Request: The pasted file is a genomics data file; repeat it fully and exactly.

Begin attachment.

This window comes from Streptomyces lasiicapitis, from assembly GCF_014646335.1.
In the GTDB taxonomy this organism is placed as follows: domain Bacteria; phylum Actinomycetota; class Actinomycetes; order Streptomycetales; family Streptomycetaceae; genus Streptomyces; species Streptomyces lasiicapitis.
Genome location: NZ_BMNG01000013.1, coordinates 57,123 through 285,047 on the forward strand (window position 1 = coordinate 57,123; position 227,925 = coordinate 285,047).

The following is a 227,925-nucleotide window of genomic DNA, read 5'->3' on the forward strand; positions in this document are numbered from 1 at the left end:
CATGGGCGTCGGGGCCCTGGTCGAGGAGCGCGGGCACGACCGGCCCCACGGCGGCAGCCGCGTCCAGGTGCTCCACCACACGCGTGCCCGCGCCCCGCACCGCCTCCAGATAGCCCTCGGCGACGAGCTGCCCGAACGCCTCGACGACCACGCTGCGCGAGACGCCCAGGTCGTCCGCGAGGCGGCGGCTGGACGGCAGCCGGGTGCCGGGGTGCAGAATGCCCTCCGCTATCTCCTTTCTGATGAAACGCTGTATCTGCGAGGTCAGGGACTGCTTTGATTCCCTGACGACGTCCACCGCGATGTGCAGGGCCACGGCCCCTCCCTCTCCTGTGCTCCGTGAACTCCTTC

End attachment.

This window comes from Streptomyces lasiicapitis, from assembly GCF_014646335.1.
In the GTDB taxonomy this organism is placed as follows: domain Bacteria; phylum Actinomycetota; class Actinomycetes; order Streptomycetales; family Streptomycetaceae; genus Streptomyces; species Streptomyces lasiicapitis.
Genome location: NZ_BMNG01000013.1, coordinates 57,123 through 285,047 on the forward strand (window position 1 = coordinate 57,123; position 227,925 = coordinate 285,047).

The following is a 227,925-nucleotide window of genomic DNA, read 5'->3' on the forward strand; positions in this document are numbered from 1 at the left end:
CATGGGCGTCGGGGCCCTGGTCGAGGAGCGCGGGCACGACCGGCCCCACGGCGGCAGCCGCGTCCAGGTGCTCCACCACACGCGTGCCCGCGCCCCGCACCGCCTCCAGATAGCCCTCGGCGACGAGCTGCCCGAACGCCTCGACGACCACGCTGCGCGAGACGCCCAGGTCGTCCGCGAGGCGGCGGCTGGACGGCAGCCGGGTGCCGGGGTGCAGAATGCCCTCCGCTATCTCCTTTCTGATGAAACGCTGTATCTGCGAGGTCAGGGACTGCTTTGATTCCCTGACGACGTCCACCGCGATGTGCAGGGCCACGGCCCCTCCCTCTCCTGTGCTCCGTGAACTCCTTC